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For “pre-launch”, here’s what you will need to know:
  • Who are the top 5-10 companies in your industry that are offering something close to what you will be offering?
  • What products/services are they offering?
  • Who are their customers?
  • How are they marketing their products/services?
  • How do their customers find them?
  • How do they deliver their products/services to their customers?
  • What are their prices?

You will also benefit from including a brief SWOT Analysis in this section. SWOT stands for “Strengths, Weaknesses, Opportunities, and Threats”. 

This is a simple, but very useful exercise to assess the strong and weak points of your business, as well as those of your competitors. 

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A SWOT Analysis will also help you to identify potential opportunities where you can grow in the market and potential threats or challenges that you might face as you start operating and growing your business.

Here are some questions to guide you through your pre-launch SWOT Analysis:

Strengths:
  • What are your assets—intellectual property, talent, special sauce?
  • What makes your product/service special?
  • What is unique about your business model or product/service?
  • What are your advantages over your competitors?
Weaknesses:
  • Do you and your team need more experience?
  • What do you need to improve on?
  • Do you have enough investment and cash flow to survive while developing a large-enough customer base?
  • Do you and your team need more knowledge in critical areas?
Opportunities:
  • What trends and changes in the market could create opportunities for your product/service?
  • Are there niche markets that you can add to your target market?
  • Are there other companies that you can partner with?
Threats:
  • Are there other startup businesses that could compete with you in the future?
  • Are there any major obstacles in your path?
  • Are there any governmental regulations that might adversely affect your business?
  • Are there legal challenges or barriers to market-entry facing you?

(Click each triangle toggle to view)

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SWOT Analysis is something that you will want to keep current as you operate and grow your business—it will help you to build and maintain a competitive advantage over time.

You already have much of the information that you will need for your SWOT Analysis in your notes from Phase 1, and you can find more on your competitors’ websites. 

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Check out the “Resources” section (at the bottom of this page) if you need to conduct any additional industry research.

Reference your notes from Phase 1 and conduct any additional research as needed to get a good understanding of the competitive environment that you will be operating in. 

Then make note of your strengths, weaknesses, opportunities, and threats.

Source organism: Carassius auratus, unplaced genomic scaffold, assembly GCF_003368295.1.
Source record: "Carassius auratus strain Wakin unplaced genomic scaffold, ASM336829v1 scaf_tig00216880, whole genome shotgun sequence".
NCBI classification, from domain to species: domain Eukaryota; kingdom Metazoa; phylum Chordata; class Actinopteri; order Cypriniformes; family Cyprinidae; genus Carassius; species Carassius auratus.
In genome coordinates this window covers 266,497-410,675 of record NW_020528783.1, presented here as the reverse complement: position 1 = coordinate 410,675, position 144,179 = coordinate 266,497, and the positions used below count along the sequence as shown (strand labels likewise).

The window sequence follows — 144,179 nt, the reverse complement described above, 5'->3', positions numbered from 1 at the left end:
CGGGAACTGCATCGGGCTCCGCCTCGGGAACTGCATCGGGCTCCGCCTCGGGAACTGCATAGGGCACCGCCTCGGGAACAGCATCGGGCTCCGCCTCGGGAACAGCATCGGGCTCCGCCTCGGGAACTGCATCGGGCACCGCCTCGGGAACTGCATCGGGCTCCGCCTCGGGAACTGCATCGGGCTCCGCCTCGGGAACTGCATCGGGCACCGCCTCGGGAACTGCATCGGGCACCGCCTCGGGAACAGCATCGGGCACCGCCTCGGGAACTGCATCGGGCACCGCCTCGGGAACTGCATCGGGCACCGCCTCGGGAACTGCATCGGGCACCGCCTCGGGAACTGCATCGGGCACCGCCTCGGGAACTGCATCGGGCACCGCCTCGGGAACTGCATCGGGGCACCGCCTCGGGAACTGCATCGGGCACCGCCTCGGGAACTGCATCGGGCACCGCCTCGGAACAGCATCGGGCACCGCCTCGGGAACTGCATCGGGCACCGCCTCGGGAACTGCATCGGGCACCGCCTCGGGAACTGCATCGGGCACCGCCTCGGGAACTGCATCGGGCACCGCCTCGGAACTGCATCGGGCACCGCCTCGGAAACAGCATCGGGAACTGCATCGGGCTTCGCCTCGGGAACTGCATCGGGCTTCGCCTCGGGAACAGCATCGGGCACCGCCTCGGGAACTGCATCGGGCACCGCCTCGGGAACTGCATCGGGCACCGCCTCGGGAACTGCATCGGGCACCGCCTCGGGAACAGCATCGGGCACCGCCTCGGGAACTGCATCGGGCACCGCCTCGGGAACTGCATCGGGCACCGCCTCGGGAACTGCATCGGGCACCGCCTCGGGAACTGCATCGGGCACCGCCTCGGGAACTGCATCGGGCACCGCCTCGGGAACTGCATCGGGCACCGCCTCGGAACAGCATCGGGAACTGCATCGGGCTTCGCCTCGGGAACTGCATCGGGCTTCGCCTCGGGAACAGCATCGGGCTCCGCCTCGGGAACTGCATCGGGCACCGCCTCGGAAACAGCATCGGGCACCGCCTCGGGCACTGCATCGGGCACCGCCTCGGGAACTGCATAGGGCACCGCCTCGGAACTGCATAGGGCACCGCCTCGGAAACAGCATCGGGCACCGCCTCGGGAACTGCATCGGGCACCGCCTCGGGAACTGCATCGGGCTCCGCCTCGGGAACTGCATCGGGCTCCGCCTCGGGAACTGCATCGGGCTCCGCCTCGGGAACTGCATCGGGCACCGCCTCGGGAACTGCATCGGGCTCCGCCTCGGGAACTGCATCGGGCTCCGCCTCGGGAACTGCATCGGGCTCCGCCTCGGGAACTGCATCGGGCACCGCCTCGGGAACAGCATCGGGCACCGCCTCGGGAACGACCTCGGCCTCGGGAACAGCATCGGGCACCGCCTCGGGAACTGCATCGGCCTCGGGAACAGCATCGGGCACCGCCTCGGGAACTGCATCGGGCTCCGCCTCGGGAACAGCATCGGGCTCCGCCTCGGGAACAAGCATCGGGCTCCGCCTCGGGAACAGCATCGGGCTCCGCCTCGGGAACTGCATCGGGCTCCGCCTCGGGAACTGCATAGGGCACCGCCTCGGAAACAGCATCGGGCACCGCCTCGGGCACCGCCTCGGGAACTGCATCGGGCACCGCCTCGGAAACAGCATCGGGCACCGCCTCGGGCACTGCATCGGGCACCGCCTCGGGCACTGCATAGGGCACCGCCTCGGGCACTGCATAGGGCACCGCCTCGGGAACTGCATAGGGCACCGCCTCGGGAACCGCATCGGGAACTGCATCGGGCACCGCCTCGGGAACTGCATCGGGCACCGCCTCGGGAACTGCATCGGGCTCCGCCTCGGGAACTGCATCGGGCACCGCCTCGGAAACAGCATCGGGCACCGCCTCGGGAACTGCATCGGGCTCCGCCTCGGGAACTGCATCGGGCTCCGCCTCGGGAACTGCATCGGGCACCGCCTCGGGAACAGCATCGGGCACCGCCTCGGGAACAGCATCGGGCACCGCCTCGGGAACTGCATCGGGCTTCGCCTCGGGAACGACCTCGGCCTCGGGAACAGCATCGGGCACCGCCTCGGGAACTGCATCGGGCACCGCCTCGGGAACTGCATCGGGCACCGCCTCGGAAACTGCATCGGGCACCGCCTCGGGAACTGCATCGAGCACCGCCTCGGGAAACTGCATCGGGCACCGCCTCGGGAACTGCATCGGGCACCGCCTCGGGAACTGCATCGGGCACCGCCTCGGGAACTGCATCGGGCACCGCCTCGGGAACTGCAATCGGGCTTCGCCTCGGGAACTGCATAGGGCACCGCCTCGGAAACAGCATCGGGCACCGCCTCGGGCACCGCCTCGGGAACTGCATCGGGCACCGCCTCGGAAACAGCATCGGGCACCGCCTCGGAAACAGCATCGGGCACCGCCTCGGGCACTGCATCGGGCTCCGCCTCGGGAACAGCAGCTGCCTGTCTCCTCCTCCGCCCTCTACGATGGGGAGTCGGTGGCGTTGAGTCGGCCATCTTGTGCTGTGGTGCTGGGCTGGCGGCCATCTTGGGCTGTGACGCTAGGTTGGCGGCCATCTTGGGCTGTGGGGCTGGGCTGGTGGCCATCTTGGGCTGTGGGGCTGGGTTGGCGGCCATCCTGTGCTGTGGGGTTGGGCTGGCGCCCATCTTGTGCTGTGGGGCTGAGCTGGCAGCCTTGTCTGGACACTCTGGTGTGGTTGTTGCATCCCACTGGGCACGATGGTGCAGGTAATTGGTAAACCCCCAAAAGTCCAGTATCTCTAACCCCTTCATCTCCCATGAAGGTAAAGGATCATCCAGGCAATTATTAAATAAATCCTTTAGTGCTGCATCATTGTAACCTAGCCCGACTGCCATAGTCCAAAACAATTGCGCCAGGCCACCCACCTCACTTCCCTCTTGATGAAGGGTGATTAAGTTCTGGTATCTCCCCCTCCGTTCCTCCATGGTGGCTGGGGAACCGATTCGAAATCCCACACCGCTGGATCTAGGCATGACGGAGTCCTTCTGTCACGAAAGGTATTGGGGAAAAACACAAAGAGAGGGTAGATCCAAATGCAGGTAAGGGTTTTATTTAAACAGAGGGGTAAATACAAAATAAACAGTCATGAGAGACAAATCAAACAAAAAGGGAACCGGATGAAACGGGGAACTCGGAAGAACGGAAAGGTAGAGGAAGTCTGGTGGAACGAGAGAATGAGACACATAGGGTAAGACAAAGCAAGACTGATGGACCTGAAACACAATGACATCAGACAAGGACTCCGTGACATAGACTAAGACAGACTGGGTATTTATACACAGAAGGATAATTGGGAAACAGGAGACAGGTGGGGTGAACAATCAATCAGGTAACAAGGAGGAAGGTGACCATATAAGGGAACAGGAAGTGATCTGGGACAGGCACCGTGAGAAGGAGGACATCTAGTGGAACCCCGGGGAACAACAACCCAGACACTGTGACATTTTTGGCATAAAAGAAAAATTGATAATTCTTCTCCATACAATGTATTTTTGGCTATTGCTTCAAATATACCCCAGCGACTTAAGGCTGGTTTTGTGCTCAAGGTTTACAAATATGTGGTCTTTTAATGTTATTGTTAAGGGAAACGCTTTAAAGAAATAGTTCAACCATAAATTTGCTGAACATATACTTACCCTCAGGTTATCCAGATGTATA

Write a short narrative describing your competition (using the questions listed on the previous page) and your SWOT Analysis (based on the questions above and any others that you feel may be relevant).

This should take a day or two and be no more than two pages long.

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Go to the “Competition” section in our “Business Plan Core Template” and write out your narrative.

🗂️ Resources

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Scroll left-to-right across the table below to view all columns. Click on any item in the leftmost column to open that specific resource page.

All

4 views

All

Market Research

Competitor Research

Customer Research

ItemTagsURLPriceDescription
BNI
Association
PaidFree Content Available
Business Plan Core Template
Business PlanBizActually
Free
A no-frills Business Plan template in Google Sheets. (Created by our Team)
Entrepreneurs’ Organization
Association
PaidFree Content Available
Financial Projections
FinancialsCash FlowProfit & LossBalance SheetBreak-EvenBizActually
Free
A Google Sheet to organize and calculate your financial projections. (Created by our Team)
Minority Business Development Agency
Association
PaidFree Content Available
Mission & Vision Statement Examples
Business PlanArticleVision StatementMission Statement
Free
Great examples of powerful mission and vision statements from real companies.
NASE
Association
PaidFree Content Available
NaVoba
Association
NFIB
OperationsLegalAssociation
PaidFree Content Available
SCORE
OperationsLegalBusiness Consulting
Free
Largest network of volunteer, expert business mentors and resource partner to the Small Business Administration (SBA).
U.S. Black Chambers, Inc
Association
PaidFree Content Available
U.S. Chamber of Commerce
Association
Paid
Women’s Business Development Center (WBDC)
Market ResearchCompetitor ResearchCustomer ResearchBusiness Consulting
Free
Your Local & State Chambers of Commerce
Association
PaidFree Content Available